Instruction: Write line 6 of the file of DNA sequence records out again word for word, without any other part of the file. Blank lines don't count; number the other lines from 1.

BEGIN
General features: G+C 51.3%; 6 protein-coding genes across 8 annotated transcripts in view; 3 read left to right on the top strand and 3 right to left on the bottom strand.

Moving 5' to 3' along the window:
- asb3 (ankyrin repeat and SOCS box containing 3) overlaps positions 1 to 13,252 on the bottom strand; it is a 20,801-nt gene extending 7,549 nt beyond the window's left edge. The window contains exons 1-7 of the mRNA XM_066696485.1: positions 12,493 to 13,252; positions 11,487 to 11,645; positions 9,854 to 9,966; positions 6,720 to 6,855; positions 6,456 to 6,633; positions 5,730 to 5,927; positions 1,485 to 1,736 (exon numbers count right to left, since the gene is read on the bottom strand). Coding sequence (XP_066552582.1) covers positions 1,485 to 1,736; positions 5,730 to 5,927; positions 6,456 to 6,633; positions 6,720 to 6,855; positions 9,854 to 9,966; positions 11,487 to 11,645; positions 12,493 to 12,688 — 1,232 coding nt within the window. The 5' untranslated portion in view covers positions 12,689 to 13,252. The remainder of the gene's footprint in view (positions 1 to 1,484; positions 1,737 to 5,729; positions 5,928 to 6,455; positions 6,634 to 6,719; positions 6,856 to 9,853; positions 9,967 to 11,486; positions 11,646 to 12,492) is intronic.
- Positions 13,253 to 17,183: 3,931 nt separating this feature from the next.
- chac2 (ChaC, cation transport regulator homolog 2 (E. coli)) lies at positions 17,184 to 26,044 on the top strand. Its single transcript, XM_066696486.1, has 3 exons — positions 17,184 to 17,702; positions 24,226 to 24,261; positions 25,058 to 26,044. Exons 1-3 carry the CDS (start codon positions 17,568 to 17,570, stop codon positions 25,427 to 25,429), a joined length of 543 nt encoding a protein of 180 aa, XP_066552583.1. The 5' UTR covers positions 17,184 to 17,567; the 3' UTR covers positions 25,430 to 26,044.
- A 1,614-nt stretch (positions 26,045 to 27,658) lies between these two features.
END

- A 1,614-nt stretch (positions 26,045 to 27,658) lies between these two features.